The collection targets are as specified in the WEEE Recast. However, the option to calculate the collection rate on the basis of WEEE generation from 2019 is not included in the proposal.

Currently, retailers have no take-back obligation in Germany. However, the draft introduces a distributors’ and retailers’ 1:1 take-back obligation and also a 1:0 take-back obligation for small EEE as suggested by the Recast Directive (obligating only distributers with a sales area for EEE above 400 m2). For distance sellers, ‘all warehouse and distribution spaces’ are considered to be the sales area.


Hungary published a draft WEEE Decree that transposes the WEEE Recast Directive on 13 February 2014. If adopted, it would repeal the current WEEE Decree 443/2012.

The Draft proposes that from 1 January 2015, producers should be required to issue a gift voucher for use in store to customers returning used EEE and WEEE. Producers of all EEE categories except 5 (lamps) and 8 (mostly B2B, medical equipment) can fulfil their take-back obligations – including the voucher obligation – by paying the product fee.

Thus, the proposed voucher obligation would apply to:

  • retailers that import EEE directly
  • approved compliance (‘intermediary’) organisations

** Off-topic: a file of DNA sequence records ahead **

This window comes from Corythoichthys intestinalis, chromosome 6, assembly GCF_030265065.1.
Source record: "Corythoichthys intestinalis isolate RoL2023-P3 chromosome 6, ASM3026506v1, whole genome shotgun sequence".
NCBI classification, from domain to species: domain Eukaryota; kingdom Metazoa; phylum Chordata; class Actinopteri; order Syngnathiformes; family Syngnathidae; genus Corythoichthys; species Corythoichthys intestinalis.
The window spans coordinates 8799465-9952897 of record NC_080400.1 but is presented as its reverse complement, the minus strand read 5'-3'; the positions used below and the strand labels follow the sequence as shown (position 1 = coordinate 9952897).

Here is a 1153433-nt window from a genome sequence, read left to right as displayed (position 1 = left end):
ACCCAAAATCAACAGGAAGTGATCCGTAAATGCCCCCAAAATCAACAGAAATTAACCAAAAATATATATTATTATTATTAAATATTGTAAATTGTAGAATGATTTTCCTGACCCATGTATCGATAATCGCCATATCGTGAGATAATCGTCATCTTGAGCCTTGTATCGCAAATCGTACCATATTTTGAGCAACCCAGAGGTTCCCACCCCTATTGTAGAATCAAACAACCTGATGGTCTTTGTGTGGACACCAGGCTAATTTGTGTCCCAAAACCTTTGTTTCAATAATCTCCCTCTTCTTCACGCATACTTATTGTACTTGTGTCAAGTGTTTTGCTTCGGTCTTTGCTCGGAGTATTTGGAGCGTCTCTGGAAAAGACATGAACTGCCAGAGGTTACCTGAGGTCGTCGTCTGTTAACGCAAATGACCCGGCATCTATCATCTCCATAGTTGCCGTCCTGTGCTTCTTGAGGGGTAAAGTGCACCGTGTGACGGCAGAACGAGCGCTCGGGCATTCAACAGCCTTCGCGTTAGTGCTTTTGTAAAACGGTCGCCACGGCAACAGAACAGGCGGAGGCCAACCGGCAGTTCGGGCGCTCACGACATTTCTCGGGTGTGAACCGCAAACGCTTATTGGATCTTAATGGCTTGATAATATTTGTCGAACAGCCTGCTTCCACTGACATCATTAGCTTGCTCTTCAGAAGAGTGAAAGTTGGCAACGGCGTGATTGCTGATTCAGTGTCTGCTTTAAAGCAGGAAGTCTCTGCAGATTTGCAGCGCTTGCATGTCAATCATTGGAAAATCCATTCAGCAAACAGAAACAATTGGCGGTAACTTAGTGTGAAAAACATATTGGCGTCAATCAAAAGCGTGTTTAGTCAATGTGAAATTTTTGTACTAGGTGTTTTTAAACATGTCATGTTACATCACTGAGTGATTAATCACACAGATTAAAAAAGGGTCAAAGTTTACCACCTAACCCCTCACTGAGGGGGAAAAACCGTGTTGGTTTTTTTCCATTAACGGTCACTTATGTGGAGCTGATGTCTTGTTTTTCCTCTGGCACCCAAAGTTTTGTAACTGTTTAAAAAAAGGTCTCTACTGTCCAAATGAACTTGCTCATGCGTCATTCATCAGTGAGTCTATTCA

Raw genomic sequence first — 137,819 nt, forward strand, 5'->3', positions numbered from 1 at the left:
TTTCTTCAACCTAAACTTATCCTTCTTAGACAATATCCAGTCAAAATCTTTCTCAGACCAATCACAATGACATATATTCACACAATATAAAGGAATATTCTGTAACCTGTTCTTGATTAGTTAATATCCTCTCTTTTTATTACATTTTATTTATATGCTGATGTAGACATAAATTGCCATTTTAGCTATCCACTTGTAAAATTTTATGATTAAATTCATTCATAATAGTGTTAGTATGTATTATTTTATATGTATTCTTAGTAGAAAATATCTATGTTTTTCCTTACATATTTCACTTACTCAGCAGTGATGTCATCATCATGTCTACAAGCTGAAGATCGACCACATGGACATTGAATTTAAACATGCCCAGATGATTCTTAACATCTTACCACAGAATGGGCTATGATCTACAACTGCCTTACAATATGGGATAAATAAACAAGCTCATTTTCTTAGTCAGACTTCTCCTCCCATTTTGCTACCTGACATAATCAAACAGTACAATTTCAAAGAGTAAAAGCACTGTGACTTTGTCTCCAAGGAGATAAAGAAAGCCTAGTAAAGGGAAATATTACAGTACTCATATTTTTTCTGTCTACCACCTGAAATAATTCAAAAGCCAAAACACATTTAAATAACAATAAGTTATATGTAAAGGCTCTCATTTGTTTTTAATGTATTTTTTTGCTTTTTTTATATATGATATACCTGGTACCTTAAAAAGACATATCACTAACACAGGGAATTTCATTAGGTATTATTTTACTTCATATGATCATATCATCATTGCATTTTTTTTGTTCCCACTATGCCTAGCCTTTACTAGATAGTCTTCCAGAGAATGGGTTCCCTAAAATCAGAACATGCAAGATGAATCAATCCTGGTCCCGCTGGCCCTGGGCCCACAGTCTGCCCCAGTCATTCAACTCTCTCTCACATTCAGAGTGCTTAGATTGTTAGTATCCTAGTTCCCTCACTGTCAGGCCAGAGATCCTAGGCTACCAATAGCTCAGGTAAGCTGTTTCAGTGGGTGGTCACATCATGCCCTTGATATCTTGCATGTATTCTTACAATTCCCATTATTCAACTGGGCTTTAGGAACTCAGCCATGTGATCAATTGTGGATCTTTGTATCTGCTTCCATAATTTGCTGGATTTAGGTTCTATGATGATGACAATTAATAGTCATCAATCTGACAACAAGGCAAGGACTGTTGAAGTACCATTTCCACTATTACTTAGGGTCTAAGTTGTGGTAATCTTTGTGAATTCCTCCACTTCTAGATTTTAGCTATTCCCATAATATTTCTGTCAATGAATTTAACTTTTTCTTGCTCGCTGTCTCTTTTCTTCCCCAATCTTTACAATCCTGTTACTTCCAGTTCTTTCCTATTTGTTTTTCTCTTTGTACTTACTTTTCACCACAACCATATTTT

• individually complying producers

The vouchers should be valid for at least one year. The minimum voucher values for 300 types of EEE are set out in the draft. For example:

  • HUF 50 (~EUR 0.16) per returned waste light source and lamp;
  • HUF 1000 (~EUR 3.25) per returned used or waste fan, vacuum cleaner, iron or clock, or items in group 'other IT equipment';
  • HUF 2,000 (~EUR 6.5) for the return of PV panels, drills, saws, lawn mowers and gardening tools;
  • HUF 3,000 (~EUR 9.7) for the return of a microwave, electric heater, printer, tablet or fax machine, camcorder, Hi-Fi, Amplifier and items classed as 'other’ consumer electronics;
  • HUF 5,000 (~EUR 16.2) for the return of a PC (incl. monitor), laptop, TV; and
  • HUF 5,000 (~EUR 22.7) for the return of a fridge, freezer, washing machine, oven, hob or air conditioner

The ‘producer’ is required to issue the voucher to natural persons only and the voucher is to be issued for:

  • used EEE or WEEE that the producer placed on the market himself;
  • used EEE of the same nature and function as that from other producers;
  • for historical B2C WEEE of any producer

The voucher obligation does not apply if the returned used EEE or WEEE has lost essential characteristics or comprises components only. If a returned device is reusable without pre-treatment, the producer must send it to an EEE reuse centre within 30 days.